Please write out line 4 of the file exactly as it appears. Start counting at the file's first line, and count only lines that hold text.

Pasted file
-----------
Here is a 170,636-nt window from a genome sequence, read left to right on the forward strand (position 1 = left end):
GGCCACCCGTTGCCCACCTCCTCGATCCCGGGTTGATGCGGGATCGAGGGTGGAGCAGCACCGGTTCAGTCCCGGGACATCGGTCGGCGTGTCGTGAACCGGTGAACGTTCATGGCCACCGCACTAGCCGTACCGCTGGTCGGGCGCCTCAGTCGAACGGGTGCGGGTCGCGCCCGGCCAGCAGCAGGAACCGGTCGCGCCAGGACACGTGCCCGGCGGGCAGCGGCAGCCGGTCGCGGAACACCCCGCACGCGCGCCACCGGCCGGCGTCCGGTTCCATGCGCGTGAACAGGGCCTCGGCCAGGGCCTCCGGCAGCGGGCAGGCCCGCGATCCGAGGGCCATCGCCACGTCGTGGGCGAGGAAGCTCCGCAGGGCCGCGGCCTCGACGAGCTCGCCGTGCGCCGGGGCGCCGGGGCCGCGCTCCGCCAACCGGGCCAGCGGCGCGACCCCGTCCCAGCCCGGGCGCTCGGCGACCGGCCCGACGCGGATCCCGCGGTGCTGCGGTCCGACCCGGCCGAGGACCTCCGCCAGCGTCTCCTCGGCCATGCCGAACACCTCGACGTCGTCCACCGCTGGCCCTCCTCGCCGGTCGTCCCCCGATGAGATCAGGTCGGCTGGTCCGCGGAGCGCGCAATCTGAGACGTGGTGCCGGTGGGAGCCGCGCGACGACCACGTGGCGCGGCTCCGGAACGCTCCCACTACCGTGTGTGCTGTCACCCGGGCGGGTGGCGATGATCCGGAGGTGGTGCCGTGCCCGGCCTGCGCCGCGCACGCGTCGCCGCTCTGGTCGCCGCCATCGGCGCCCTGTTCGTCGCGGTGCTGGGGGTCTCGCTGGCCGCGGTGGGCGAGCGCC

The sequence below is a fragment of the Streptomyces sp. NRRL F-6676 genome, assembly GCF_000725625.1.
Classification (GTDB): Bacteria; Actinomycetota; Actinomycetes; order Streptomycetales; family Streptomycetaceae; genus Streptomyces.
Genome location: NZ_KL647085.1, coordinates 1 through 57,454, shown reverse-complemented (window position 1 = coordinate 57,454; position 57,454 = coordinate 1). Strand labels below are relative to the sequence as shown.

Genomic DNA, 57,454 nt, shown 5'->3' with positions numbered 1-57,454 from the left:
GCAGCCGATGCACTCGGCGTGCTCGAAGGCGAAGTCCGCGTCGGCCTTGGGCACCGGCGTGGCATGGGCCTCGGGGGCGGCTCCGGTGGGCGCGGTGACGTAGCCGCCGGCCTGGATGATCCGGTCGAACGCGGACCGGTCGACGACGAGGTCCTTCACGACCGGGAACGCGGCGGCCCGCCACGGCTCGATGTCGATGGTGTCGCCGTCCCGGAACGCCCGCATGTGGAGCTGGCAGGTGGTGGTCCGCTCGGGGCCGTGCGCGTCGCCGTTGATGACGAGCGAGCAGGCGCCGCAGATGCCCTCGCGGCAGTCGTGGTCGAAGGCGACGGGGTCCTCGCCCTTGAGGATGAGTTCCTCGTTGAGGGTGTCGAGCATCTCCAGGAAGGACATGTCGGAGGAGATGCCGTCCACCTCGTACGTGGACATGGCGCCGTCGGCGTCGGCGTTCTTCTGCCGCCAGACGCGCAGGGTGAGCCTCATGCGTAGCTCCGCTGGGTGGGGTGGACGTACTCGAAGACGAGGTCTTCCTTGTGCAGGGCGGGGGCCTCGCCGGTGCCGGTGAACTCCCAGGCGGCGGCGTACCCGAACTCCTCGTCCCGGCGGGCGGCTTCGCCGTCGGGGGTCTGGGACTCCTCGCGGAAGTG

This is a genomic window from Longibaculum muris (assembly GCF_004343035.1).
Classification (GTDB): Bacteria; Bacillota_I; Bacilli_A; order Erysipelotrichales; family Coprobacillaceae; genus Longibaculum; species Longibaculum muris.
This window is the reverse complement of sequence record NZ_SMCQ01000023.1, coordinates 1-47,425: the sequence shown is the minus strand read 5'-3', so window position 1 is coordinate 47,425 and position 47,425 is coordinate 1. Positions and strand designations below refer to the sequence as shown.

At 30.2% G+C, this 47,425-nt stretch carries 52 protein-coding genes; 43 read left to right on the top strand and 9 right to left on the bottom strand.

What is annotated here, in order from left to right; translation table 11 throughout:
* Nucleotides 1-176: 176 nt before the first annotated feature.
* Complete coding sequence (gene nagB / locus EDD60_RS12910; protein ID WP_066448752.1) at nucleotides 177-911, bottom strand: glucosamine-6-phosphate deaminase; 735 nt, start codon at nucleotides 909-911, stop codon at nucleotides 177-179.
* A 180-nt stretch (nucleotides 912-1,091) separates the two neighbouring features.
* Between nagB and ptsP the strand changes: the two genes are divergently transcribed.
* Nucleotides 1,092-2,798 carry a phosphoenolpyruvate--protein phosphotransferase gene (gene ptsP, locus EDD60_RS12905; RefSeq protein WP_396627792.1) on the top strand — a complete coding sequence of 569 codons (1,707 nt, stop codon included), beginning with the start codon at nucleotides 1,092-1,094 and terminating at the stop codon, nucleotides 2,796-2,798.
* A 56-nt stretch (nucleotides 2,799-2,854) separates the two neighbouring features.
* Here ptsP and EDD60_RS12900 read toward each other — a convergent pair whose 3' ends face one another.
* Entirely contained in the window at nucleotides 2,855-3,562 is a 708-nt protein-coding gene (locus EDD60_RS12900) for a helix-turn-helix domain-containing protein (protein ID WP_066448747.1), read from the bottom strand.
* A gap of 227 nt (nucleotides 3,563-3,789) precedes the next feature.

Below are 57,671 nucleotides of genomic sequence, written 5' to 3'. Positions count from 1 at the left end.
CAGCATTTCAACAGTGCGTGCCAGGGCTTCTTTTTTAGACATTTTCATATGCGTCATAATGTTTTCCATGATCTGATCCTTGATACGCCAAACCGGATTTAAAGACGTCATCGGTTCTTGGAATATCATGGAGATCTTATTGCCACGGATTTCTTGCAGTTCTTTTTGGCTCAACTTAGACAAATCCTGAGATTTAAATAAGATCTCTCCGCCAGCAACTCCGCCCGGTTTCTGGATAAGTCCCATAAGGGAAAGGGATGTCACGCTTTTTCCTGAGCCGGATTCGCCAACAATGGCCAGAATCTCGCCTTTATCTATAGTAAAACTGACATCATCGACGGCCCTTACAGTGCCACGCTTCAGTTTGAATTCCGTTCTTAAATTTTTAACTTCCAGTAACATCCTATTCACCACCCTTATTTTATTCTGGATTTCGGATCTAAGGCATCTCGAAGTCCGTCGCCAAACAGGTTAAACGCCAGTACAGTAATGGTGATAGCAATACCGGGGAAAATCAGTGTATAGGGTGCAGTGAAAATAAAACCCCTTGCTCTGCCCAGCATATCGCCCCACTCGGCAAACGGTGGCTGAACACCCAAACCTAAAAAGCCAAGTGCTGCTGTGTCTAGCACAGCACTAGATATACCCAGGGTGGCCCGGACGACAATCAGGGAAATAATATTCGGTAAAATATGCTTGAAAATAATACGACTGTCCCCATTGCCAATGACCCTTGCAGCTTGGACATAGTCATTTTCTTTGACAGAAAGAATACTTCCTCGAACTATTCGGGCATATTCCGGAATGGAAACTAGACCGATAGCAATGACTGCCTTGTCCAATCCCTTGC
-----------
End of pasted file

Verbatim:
Classification (GTDB): Bacteria; Actinomycetota; Actinomycetes; order Streptomycetales; family Streptomycetaceae; genus Streptomyces.